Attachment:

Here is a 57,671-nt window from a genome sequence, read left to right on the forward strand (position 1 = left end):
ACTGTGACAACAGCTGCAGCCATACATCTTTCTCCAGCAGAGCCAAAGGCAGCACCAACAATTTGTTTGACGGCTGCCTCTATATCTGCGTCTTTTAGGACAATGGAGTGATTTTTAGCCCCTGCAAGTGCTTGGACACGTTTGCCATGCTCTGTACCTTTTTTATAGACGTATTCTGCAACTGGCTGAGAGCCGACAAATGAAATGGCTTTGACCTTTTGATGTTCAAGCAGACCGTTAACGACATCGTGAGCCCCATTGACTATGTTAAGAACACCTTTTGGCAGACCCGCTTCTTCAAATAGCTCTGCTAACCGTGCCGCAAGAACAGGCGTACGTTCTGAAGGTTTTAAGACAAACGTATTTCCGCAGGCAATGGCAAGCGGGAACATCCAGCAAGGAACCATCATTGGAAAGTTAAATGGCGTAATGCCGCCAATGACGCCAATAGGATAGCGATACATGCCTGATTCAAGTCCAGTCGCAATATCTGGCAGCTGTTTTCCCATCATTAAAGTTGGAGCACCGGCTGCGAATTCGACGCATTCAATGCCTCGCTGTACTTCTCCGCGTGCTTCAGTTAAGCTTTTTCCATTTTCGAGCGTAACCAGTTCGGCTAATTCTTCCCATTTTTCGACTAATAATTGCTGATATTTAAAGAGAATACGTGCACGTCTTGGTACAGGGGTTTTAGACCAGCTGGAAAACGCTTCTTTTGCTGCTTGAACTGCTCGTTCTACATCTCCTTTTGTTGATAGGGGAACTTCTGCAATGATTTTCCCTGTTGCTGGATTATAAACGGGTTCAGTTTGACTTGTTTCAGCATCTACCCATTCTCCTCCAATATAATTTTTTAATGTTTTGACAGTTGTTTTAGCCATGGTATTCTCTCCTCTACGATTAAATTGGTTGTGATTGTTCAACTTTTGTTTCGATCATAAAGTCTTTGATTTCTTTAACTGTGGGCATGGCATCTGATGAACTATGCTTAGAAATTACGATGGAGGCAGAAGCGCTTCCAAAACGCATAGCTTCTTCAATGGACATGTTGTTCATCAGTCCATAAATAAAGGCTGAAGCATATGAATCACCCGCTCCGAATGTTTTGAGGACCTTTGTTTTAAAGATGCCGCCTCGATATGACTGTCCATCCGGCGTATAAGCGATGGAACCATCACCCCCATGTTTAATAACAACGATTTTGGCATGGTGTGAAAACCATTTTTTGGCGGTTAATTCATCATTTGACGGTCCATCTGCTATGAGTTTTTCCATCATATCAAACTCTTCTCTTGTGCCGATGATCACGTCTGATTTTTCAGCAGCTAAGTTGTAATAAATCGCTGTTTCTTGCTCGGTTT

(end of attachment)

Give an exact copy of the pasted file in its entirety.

Here is a 57,671-nt window from a genome sequence, read left to right on the forward strand (position 1 = left end):
ACTGTGACAACAGCTGCAGCCATACATCTTTCTCCAGCAGAGCCAAAGGCAGCACCAACAATTTGTTTGACGGCTGCCTCTATATCTGCGTCTTTTAGGACAATGGAGTGATTTTTAGCCCCTGCAAGTGCTTGGACACGTTTGCCATGCTCTGTACCTTTTTTATAGACGTATTCTGCAACTGGCTGAGAGCCGACAAATGAAATGGCTTTGACCTTTTGATGTTCAAGCAGACCGTTAACGACATCGTGAGCCCCATTGACTATGTTAAGAACACCTTTTGGCAGACCCGCTTCTTCAAATAGCTCTGCTAACCGTGCCGCAAGAACAGGCGTACGTTCTGAAGGTTTTAAGACAAACGTATTTCCGCAGGCAATGGCAAGCGGGAACATCCAGCAAGGAACCATCATTGGAAAGTTAAATGGCGTAATGCCGCCAATGACGCCAATAGGATAGCGATACATGCCTGATTCAAGTCCAGTCGCAATATCTGGCAGCTGTTTTCCCATCATTAAAGTTGGAGCACCGGCTGCGAATTCGACGCATTCAATGCCTCGCTGTACTTCTCCGCGTGCTTCAGTTAAGCTTTTTCCATTTTCGAGCGTAACCAGTTCGGCTAATTCTTCCCATTTTTCGACTAATAATTGCTGATATTTAAAGAGAATACGTGCACGTCTTGGTACAGGGGTTTTAGACCAGCTGGAAAACGCTTCTTTTGCTGCTTGAACTGCTCGTTCTACATCTCCTTTTGTTGATAGGGGAACTTCTGCAATGATTTTCCCTGTTGCTGGATTATAAACGGGTTCAGTTTGACTTGTTTCAGCATCTACCCATTCTCCTCCAATATAATTTTTTAATGTTTTGACAGTTGTTTTAGCCATGGTATTCTCTCCTCTACGATTAAATTGGTTGTGATTGTTCAACTTTTGTTTCGATCATAAAGTCTTTGATTTCTTTAACTGTGGGCATGGCATCTGATGAACTATGCTTAGAAATTACGATGGAGGCAGAAGCGCTTCCAAAACGCATAGCTTCTTCAATGGACATGTTGTTCATCAGTCCATAAATAAAGGCTGAAGCATATGAATCACCCGCTCCGAATGTTTTGAGGACCTTTGTTTTAAAGATGCCGCCTCGATATGACTGTCCATCCGGCGTATAAGCGATGGAACCATCACCCCCATGTTTAATAACAACGATTTTGGCATGGTGTGAAAACCATTTTTTGGCGGTTAATTCATCATTTGACGGTCCATCTGCTATGAGTTTTTCCATCATATCAAACTCTTCTCTTGTGCCGATGATCACGTCTGATTTTTCAGCAGCTAAGTTGTAATAAATCGCTGTTTCTTGCTCGGTTT